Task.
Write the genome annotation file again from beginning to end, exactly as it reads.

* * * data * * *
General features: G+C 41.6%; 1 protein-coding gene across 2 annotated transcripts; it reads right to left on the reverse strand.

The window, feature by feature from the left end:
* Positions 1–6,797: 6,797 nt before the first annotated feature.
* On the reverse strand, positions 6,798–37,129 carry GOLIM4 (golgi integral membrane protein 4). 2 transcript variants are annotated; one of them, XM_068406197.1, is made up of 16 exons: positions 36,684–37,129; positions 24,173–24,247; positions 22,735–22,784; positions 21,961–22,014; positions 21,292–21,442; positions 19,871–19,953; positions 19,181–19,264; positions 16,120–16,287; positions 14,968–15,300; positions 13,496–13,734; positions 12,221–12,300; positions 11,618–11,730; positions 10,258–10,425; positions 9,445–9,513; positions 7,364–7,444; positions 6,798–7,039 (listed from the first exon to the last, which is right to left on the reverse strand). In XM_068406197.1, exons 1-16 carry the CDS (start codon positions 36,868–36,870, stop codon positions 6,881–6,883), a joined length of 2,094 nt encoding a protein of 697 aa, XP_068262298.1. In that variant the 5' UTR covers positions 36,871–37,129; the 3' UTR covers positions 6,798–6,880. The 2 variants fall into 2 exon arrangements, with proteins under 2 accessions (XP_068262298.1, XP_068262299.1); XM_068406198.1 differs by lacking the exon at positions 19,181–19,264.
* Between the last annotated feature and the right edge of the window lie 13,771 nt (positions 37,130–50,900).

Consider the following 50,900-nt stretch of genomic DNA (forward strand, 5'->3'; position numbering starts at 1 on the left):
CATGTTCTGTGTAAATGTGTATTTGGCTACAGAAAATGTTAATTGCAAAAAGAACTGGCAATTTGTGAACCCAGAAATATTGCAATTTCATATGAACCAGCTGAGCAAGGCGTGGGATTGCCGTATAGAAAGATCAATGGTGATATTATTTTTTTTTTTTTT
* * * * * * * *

General features: G+C 41.6%; 1 protein-coding gene across 2 annotated transcripts; it reads right to left on the reverse strand.

The window, feature by feature from the left end:
* Positions 1–6,797: 6,797 nt before the first annotated feature.
* On the reverse strand, positions 6,798–37,129 carry GOLIM4 (golgi integral membrane protein 4). 2 transcript variants are annotated; one of them, XM_068406197.1, is made up of 16 exons: positions 36,684–37,129; positions 24,173–24,247; positions 22,735–22,784; positions 21,961–22,014; positions 21,292–21,442; positions 19,871–19,953; positions 19,181–19,264; positions 16,120–16,287; positions 14,968–15,300; positions 13,496–13,734; positions 12,221–12,300; positions 11,618–11,730; positions 10,258–10,425; positions 9,445–9,513; positions 7,364–7,444; positions 6,798–7,039 (listed from the first exon to the last, which is right to left on the reverse strand). In XM_068406197.1, exons 1-16 carry the CDS (start codon positions 36,868–36,870, stop codon positions 6,881–6,883), a joined length of 2,094 nt encoding a protein of 697 aa, XP_068262298.1. In that variant the 5' UTR covers positions 36,871–37,129; the 3' UTR covers positions 6,798–6,880. The 2 variants fall into 2 exon arrangements, with proteins under 2 accessions (XP_068262298.1, XP_068262299.1); XM_068406198.1 differs by lacking the exon at positions 19,181–19,264.
* Between the last annotated feature and the right edge of the window lie 13,771 nt (positions 37,130–50,900).

Consider the following 50,900-nt stretch of genomic DNA (forward strand, 5'->3'; position numbering starts at 1 on the left):
CATGTTCTGTGTAAATGTGTATTTGGCTACAGAAAATGTTAATTGCAAAAAGAACTGGCAATTTGTGAACCCAGAAATATTGCAATTTCATATGAACCAGCTGAGCAAGGCGTGGGATTGCCGTATAGAAAGATCAATGGTGATATTATTTTTTTTTTTTTT